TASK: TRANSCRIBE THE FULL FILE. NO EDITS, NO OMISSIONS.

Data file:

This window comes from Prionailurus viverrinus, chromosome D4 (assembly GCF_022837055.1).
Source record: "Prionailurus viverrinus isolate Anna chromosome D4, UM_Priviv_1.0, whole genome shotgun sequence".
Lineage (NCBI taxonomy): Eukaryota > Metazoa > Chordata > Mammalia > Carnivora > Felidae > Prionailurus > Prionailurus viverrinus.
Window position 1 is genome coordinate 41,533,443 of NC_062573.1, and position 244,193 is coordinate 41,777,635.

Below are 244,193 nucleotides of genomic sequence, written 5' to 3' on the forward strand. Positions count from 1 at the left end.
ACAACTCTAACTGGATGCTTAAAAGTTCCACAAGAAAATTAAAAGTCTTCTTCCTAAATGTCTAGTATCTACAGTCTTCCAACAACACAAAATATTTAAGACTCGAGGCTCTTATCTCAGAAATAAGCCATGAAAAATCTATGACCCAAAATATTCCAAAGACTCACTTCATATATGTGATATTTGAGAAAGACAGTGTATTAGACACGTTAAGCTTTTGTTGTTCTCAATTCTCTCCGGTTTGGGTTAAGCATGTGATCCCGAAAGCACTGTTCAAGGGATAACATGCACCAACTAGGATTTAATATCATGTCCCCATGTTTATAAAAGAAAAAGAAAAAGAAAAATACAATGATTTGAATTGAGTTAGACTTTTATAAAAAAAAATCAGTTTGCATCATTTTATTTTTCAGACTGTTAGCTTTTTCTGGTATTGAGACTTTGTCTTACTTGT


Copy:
This window comes from Prionailurus viverrinus, chromosome D4 (assembly GCF_022837055.1).
Source record: "Prionailurus viverrinus isolate Anna chromosome D4, UM_Priviv_1.0, whole genome shotgun sequence".
Lineage (NCBI taxonomy): Eukaryota > Metazoa > Chordata > Mammalia > Carnivora > Felidae > Prionailurus > Prionailurus viverrinus.
Window position 1 is genome coordinate 41,533,443 of NC_062573.1, and position 244,193 is coordinate 41,777,635.

Below are 244,193 nucleotides of genomic sequence, written 5' to 3' on the forward strand. Positions count from 1 at the left end.
ACAACTCTAACTGGATGCTTAAAAGTTCCACAAGAAAATTAAAAGTCTTCTTCCTAAATGTCTAGTATCTACAGTCTTCCAACAACACAAAATATTTAAGACTCGAGGCTCTTATCTCAGAAATAAGCCATGAAAAATCTATGACCCAAAATATTCCAAAGACTCACTTCATATATGTGATATTTGAGAAAGACAGTGTATTAGACACGTTAAGCTTTTGTTGTTCTCAATTCTCTCCGGTTTGGGTTAAGCATGTGATCCCGAAAGCACTGTTCAAGGGATAACATGCACCAACTAGGATTTAATATCATGTCCCCATGTTTATAAAAGAAAAAGAAAAAGAAAAATACAATGATTTGAATTGAGTTAGACTTTTATAAAAAAAAATCAGTTTGCATCATTTTATTTTTCAGACTGTTAGCTTTTTCTGGTATTGAGACTTTGTCTTACTTGT